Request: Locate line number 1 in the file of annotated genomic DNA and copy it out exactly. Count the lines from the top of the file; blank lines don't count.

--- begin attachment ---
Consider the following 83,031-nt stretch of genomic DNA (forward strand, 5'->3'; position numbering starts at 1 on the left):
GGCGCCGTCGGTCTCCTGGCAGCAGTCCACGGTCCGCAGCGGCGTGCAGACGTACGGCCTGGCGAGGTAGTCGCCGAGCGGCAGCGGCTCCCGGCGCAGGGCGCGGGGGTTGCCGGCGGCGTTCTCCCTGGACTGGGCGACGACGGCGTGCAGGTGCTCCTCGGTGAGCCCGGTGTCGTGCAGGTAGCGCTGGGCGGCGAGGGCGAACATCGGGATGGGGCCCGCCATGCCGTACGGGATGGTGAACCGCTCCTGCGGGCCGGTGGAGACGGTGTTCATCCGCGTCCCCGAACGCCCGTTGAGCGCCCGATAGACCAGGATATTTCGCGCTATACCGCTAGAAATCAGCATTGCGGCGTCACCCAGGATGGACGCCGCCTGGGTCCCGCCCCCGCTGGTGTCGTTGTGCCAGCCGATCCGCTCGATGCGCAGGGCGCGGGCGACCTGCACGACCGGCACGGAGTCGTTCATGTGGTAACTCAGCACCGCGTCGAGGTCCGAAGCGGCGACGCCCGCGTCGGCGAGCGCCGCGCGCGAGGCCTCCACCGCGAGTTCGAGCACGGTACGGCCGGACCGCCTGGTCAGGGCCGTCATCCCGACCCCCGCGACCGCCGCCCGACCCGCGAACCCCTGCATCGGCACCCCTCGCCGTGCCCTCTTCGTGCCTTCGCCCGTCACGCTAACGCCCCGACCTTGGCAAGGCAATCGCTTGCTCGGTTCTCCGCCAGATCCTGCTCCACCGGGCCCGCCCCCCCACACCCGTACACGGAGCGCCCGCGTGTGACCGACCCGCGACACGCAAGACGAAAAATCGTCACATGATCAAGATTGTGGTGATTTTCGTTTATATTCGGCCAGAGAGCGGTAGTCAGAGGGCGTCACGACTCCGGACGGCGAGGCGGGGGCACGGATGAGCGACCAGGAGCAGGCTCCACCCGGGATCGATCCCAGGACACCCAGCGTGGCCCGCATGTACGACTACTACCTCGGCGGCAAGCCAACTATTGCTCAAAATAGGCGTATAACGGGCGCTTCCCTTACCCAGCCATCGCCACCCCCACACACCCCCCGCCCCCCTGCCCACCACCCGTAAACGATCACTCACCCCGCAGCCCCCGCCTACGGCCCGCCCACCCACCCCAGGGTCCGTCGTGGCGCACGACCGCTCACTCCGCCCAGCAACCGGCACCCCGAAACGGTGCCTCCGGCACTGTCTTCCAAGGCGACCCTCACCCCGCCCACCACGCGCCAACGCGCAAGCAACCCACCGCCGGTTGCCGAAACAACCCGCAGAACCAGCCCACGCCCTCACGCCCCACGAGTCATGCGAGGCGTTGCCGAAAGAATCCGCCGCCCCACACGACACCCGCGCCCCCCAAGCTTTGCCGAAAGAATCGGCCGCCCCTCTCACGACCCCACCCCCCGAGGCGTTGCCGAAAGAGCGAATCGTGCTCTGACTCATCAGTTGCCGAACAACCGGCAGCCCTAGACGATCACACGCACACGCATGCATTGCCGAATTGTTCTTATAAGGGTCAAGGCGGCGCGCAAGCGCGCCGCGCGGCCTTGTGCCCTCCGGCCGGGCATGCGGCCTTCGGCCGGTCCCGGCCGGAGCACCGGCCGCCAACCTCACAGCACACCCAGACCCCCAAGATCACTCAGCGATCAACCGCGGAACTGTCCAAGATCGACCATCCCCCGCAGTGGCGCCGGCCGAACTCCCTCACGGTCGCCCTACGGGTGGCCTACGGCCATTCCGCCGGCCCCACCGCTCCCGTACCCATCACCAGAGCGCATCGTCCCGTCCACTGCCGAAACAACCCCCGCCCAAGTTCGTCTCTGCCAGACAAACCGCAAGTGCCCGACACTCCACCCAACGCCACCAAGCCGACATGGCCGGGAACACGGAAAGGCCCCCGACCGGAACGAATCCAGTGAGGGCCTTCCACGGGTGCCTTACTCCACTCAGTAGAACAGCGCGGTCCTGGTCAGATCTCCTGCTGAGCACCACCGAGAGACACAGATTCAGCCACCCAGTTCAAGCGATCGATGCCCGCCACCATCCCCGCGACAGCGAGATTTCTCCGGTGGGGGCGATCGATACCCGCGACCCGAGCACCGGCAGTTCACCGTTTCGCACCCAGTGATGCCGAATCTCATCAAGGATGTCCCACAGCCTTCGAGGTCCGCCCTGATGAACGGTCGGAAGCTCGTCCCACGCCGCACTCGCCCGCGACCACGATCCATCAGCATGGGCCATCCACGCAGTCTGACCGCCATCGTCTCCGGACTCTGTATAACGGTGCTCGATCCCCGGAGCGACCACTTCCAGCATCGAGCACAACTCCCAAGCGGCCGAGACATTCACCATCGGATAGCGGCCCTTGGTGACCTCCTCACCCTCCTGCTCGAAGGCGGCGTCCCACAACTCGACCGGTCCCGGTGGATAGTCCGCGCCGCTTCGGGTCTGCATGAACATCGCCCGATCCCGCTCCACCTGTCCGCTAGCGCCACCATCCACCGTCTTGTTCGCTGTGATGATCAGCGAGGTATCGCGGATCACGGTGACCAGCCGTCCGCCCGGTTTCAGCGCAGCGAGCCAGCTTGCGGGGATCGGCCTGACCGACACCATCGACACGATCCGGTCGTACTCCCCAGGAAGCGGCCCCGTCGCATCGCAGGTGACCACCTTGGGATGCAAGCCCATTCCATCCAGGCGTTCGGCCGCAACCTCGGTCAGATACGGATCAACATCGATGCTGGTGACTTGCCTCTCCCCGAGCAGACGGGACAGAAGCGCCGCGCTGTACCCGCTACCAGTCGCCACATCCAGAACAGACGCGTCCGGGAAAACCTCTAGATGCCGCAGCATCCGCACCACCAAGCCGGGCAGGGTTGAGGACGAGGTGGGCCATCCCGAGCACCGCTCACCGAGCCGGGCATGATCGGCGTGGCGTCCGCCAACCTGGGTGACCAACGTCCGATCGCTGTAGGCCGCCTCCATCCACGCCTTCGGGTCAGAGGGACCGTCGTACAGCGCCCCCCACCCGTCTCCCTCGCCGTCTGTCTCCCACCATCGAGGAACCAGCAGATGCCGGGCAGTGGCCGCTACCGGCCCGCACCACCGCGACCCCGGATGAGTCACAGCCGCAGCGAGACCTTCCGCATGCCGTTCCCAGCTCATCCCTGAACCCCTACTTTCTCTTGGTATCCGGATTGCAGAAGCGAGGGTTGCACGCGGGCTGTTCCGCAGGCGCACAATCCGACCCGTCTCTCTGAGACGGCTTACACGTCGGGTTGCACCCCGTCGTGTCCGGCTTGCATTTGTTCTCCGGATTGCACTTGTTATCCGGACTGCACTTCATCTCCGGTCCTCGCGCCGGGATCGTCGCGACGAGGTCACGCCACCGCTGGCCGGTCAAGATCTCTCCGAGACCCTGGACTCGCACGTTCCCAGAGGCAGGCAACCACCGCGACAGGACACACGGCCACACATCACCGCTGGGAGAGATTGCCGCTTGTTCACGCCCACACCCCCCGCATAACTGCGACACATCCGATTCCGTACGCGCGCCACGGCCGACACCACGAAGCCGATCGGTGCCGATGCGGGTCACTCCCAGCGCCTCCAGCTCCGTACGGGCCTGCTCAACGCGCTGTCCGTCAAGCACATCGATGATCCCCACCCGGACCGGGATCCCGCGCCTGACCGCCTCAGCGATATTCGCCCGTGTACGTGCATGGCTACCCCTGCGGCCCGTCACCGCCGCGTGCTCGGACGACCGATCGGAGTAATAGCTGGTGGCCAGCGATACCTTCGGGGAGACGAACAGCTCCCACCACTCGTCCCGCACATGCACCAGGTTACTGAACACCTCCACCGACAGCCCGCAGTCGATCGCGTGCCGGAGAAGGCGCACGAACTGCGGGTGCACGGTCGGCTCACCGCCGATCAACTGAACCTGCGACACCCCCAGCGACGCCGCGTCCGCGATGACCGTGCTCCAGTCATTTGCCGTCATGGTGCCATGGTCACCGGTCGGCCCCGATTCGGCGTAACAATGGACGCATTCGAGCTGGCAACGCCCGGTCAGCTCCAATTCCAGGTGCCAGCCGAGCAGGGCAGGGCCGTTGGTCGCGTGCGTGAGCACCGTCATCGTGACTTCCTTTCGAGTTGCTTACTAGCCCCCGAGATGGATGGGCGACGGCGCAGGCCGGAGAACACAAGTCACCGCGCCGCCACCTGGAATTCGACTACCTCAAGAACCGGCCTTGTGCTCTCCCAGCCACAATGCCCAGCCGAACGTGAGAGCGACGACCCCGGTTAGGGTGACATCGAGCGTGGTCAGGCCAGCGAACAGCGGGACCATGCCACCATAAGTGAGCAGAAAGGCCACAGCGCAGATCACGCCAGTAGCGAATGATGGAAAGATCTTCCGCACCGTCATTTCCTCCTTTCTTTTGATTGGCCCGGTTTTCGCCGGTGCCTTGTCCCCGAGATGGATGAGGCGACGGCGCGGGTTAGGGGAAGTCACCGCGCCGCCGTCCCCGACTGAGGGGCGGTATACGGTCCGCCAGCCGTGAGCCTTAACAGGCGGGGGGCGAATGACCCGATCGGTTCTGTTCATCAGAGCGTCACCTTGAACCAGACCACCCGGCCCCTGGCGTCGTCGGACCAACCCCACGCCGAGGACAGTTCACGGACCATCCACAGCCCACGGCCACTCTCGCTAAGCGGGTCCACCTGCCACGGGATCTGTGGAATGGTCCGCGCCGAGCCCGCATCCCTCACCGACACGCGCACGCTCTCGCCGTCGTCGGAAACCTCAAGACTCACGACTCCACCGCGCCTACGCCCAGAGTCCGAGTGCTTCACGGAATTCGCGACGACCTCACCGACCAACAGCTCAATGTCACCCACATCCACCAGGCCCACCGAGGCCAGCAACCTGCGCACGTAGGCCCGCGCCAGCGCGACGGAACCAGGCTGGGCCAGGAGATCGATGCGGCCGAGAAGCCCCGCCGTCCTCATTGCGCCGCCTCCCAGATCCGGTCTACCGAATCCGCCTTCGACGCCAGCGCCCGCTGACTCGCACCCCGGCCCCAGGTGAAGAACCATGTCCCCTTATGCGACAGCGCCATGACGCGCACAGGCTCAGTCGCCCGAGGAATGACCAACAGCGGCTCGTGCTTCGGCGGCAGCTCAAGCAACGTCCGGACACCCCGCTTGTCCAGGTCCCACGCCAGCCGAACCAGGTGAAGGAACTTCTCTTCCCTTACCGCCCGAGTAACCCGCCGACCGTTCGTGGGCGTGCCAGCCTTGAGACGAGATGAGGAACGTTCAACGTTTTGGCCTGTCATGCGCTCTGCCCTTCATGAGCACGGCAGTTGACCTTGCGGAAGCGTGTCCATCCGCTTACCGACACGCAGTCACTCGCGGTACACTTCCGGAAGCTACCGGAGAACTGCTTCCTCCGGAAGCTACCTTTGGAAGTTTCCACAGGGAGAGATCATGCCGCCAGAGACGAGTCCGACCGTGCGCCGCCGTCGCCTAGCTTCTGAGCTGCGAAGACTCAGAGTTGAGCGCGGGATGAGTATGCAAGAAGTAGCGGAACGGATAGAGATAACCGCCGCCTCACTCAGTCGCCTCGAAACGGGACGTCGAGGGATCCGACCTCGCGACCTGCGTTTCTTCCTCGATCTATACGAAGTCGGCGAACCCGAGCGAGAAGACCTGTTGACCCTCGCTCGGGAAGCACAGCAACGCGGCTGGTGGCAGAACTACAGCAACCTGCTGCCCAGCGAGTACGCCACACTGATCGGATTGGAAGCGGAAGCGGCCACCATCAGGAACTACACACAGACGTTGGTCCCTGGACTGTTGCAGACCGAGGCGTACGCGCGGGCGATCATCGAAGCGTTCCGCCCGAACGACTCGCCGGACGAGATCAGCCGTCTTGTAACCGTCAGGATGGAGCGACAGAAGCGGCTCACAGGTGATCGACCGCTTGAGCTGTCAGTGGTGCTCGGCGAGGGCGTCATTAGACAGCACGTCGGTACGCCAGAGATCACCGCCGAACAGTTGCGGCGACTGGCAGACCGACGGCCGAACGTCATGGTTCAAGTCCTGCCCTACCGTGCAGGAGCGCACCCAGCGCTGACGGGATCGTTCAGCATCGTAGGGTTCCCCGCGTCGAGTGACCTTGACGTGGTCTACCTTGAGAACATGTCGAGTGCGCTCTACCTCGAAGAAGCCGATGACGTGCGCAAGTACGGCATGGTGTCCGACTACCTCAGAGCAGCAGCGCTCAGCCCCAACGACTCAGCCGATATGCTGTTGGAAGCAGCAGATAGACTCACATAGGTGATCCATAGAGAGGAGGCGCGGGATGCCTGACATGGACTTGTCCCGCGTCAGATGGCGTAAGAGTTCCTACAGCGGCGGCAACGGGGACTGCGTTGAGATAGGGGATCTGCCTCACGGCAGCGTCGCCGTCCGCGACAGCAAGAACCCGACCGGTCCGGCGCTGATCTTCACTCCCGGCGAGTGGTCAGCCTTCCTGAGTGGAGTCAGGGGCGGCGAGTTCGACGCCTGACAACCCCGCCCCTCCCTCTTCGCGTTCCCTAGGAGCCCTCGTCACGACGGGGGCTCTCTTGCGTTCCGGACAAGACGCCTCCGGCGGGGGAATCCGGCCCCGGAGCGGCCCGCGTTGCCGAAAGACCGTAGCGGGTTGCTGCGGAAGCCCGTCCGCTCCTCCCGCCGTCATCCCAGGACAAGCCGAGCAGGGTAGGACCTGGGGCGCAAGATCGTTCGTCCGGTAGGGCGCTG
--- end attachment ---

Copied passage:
Consider the following 83,031-nt stretch of genomic DNA (forward strand, 5'->3'; position numbering starts at 1 on the left):